The World Health Organization (WHO) reports that, after a brief period of decreased cases, health officials are witnessing an increase in the number of Ebola cases in Guinea, Liberia, and Sierra Leone as people resume traditional–and dangerous–burial rituals.
A cycle of individuals not seeking out medical attention, dying of Ebola without receiving a diagnosis, and being buried using traditional burial practices that require exposure to the deceased’s bodily fluids is particularly hindering Sierra Leone’s progress in eradicating the disease. “Not only have these individuals not received potentially life-saving treatment, but other members of the community have been put at greater risk of exposure,” warned the World Health Organization of undiagnosed Ebola victims.
The WHO reported they tracked 39 unsafe burials in Guinea and 45 in Sierra Leone this week. They also noted a number of “security incidents” in Liberia, though the number of new cases in that country, once overwhelmingly the most threatened by the disease, has been negligible.
While the WHO did not relay any specifics about Liberia’s security efforts, local news outlets have reported some issues with keeping Ebola patients isolated. One patient in particular, a pregnant nurse, reportedly “deliberately tried to infect the staff of the S.D. Cooper Hospital in Sinkor” by disguising herself multiple times and reentering the triage room without identifying herself as an Ebola patient.
In light of reports that the number of Ebola cases throughout West Africa has diminished, many have returned to using burial practices that expose them to the disease. Health experts also note, however, a rise in popularity of conspiracy theories blaming America and the West for bringing Ebola to Africa, and even conspiracy theories claiming Ebola never existed at all. “Some people don’t want to believe that their family member has Ebola, they don’t want the concept of Ebola to exist. Others believe we (international aid workers) are stealing people’s organs in the treatment centres, or that Ebola was made up to get aid money,” UK Dr. Nathalie MacDermott told Reuters.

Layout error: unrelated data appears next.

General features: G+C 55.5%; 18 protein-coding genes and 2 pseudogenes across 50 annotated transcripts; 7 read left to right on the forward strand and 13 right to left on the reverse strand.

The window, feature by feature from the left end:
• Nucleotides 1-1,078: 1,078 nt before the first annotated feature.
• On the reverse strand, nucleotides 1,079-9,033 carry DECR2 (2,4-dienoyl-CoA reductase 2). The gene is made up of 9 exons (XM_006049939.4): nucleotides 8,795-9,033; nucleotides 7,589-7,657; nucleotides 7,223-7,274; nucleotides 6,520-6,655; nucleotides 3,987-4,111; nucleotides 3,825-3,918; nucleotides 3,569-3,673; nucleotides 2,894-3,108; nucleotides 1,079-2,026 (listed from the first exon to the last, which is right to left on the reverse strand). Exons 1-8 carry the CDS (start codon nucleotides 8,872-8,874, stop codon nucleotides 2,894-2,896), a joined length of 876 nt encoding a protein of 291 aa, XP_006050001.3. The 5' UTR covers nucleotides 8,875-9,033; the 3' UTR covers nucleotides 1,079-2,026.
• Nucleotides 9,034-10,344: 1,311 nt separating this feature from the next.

While all Ebola-infected countries are threatened by widespread dangerous behavior, Sierra Leone appears especially on the brink of a major resurgence of the outbreak. The government began door-to-door Ebola inspections this week in an eastern district of Freetown, Port Loko, where the number of cases has been rapidly ascending. Sierra Leone’s authorities have also warned that they have seen an increased number of incidents where families have hidden patients from medical professionals, an extremely unsafe practice that has contributed to the rise in cases.
“Teams of health workers backed by security personnel are trekking into outlying areas and knocking on doors of houses … to check whether people are telling us the truth about not hiding sick people,” Morlai Dumbuya, a coordinator of the door-to-door efforts, told AFP. “So far we have not met any resistance and people are co-operating.”
In addition to contending with the increase in cases, Sierra Leone has had to respond to accusations that millions of dollars in Ebola funding has gone missing; though the funding has been spent, there has not been a single corroborating document stating where it has been applied. While the government has vowed a full investigation, it has also barred the media from freely speaking about the report that Ebola money has allegedly gone missing. For official purposes, the report is considered “opinion,” such that “any attempt to discuss the Auditor General’s opinion in any media will be tantamount to contempt of Parliament,” according to the nation’s senior legislative authority.